Only when your brain pieces together everything you see, hear, touch, taste and smell, can you understand and experience the world around you.
At Columbia’s Zuckerman Institute we ask: How does the brain see color, shape and motion, and put all this information together, when a painter looks over her canvas or an athlete tries to catch a ball? Why does one molecule taste salty when it sticks to your tongue, but another taste sweet? How do our brains interpret the soundwaves entering our ears as words, or as music?
To investigate questions like these, our researchers study everything from the molecular sensors built into our eyes and noses to the pathways that sensory information takes on its way through the nervous system. From chefs to cellists, we all delight in the use of our senses. Our work will reveal not only how sensory perception occurs, but what happens when it goes awry, as in children with autism who have trouble recognizing faces, for instance, or people with tinnitus annoyed by a constant ringing in their ears.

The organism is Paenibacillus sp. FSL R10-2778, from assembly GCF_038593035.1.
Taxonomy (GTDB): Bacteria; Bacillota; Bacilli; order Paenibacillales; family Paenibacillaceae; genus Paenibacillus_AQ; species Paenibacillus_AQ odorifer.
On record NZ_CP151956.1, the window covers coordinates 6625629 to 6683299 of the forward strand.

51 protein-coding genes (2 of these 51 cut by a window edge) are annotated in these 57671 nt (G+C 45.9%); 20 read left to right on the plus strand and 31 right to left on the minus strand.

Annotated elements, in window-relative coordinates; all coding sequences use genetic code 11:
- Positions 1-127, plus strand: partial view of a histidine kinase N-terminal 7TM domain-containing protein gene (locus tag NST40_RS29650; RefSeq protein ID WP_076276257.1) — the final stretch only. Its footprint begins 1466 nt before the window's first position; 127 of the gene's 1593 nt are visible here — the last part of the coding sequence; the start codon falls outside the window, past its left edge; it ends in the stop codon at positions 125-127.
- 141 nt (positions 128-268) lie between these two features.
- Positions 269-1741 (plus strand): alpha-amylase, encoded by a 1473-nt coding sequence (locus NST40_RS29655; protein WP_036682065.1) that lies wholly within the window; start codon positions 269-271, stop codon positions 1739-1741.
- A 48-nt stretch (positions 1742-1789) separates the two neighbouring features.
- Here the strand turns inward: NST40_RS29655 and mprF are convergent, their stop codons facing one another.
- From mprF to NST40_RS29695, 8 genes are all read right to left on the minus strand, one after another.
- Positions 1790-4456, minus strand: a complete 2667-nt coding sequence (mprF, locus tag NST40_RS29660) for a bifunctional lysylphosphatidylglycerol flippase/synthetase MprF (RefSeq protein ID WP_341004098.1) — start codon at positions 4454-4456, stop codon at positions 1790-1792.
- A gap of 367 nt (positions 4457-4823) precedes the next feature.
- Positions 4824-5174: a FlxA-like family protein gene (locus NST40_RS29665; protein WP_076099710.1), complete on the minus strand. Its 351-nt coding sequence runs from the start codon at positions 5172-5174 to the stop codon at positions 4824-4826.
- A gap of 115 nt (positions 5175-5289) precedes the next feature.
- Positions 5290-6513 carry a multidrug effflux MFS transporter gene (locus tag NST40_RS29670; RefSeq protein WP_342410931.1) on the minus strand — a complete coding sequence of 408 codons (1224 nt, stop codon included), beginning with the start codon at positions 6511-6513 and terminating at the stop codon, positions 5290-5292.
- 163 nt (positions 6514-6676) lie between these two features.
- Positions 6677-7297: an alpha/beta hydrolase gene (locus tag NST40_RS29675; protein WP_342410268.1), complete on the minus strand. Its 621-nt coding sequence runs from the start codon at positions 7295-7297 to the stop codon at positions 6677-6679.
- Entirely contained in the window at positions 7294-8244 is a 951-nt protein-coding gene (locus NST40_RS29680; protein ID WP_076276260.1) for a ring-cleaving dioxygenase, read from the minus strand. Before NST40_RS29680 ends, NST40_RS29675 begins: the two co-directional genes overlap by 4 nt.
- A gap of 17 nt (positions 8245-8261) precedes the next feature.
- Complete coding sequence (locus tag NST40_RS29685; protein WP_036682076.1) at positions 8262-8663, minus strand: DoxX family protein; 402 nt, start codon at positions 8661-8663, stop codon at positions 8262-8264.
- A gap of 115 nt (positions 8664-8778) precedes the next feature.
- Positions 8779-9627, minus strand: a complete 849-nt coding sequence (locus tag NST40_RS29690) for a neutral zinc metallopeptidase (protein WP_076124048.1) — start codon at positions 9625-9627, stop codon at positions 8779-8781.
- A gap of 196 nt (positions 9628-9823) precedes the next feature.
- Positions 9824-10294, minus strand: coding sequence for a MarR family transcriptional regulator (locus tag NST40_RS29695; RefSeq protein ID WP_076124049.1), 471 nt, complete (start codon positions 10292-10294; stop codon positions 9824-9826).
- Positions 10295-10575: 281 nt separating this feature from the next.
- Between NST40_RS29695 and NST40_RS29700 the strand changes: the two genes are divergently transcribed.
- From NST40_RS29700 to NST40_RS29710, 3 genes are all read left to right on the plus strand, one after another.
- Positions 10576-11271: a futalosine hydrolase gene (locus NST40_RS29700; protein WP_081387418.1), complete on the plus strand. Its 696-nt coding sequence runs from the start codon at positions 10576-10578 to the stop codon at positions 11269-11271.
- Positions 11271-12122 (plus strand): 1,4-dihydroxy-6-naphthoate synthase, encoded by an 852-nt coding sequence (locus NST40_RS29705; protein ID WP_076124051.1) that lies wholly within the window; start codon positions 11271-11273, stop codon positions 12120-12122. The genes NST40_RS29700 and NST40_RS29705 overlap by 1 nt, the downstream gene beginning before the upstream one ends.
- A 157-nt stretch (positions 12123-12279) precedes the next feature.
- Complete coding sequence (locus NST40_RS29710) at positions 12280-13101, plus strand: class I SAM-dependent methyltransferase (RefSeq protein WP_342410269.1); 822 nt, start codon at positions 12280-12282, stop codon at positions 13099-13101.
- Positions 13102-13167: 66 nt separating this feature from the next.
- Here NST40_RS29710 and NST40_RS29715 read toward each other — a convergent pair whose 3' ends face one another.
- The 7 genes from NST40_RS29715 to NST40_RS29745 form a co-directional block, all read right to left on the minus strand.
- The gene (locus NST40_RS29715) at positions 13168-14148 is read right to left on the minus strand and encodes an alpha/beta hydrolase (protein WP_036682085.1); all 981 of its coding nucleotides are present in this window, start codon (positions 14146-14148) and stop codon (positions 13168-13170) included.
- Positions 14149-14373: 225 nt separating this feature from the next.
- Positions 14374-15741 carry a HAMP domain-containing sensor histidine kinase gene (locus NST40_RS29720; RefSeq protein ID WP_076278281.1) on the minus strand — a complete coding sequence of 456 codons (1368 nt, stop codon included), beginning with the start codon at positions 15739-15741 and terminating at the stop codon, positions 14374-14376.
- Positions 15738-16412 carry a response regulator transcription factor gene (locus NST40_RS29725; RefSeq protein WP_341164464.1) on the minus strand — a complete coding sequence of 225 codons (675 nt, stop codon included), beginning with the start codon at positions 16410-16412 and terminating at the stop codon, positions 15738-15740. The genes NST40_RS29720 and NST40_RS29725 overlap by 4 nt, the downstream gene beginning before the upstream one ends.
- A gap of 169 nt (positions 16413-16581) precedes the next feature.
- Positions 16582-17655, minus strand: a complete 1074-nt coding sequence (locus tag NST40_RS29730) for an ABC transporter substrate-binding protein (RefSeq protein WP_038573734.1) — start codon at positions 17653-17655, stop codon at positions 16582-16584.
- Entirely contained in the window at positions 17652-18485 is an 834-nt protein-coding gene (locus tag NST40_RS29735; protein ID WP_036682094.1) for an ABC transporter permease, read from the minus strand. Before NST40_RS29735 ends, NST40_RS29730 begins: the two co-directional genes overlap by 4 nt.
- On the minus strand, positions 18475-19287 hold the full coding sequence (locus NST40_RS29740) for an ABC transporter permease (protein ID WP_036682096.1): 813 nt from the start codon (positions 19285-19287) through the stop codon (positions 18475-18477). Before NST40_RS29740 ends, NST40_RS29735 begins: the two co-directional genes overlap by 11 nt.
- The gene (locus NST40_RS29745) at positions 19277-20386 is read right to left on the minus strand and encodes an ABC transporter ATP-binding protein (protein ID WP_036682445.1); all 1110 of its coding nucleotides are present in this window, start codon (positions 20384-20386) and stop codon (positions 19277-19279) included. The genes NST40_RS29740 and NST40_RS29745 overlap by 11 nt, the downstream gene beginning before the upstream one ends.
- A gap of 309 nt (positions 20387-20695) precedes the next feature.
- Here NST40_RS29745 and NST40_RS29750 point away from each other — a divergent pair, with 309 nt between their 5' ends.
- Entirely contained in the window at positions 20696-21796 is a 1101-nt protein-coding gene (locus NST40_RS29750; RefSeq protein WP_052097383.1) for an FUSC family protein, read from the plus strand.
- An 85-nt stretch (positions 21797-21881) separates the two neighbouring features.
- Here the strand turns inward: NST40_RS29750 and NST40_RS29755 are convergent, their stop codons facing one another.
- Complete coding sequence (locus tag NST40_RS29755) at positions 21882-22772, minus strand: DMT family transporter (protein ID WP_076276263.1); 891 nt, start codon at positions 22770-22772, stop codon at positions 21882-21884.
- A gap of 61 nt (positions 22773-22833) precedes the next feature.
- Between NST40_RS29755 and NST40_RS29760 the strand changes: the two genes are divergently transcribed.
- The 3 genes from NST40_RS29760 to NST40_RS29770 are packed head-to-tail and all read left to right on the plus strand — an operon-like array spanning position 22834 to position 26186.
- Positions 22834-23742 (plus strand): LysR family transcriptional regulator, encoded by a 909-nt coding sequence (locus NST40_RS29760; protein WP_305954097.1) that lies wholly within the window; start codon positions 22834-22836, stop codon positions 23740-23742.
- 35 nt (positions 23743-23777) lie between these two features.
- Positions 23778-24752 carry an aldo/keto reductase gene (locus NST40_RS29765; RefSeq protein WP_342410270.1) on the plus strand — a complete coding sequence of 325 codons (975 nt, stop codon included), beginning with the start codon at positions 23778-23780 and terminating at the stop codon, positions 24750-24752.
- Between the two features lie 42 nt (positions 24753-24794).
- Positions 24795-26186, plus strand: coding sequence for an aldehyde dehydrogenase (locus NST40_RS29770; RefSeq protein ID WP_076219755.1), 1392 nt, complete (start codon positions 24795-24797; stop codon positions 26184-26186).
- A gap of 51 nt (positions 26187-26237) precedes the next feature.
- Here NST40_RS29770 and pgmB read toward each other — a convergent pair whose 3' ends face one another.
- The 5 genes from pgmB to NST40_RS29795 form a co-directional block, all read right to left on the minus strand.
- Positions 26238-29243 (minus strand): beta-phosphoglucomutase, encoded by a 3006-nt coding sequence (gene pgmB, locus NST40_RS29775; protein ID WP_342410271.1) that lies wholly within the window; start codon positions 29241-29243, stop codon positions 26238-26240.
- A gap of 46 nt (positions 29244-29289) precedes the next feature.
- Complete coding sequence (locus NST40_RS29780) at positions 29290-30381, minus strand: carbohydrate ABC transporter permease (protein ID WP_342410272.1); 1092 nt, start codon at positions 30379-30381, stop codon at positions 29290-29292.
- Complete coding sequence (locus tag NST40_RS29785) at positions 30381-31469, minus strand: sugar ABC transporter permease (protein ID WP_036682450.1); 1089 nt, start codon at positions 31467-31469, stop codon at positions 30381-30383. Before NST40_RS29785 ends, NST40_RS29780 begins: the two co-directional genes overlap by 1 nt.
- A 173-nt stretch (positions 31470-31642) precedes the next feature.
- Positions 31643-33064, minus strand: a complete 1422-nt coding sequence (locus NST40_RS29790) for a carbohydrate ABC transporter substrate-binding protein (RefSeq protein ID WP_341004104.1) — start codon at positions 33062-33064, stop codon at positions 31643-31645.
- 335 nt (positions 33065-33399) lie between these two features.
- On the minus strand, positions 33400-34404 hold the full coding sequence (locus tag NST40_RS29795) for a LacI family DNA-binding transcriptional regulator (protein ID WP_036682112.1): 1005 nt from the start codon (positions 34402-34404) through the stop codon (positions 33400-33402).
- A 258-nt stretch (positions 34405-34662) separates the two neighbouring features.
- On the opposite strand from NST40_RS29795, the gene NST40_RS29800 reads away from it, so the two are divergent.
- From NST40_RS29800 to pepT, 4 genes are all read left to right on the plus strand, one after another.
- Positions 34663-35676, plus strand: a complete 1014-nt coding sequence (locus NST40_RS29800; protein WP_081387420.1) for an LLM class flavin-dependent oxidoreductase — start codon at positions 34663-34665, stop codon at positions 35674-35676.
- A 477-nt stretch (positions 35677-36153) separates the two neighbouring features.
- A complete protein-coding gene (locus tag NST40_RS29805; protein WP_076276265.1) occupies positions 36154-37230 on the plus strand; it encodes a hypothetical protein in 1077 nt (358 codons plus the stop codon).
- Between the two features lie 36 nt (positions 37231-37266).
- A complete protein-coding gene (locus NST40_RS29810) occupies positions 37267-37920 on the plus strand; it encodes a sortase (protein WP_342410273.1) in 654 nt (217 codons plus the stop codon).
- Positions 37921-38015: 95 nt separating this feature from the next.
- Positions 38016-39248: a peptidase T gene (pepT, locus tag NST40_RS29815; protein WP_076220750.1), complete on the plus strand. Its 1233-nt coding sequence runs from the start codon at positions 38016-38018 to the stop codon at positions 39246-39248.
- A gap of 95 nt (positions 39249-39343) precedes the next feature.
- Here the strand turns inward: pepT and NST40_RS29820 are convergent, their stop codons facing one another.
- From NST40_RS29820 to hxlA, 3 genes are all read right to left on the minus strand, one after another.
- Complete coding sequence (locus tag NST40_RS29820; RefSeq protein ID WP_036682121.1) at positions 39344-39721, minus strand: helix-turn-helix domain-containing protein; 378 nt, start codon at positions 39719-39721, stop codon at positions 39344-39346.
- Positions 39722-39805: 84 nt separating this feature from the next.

November 18, 2015
July 11, 2014
January 30, 2014
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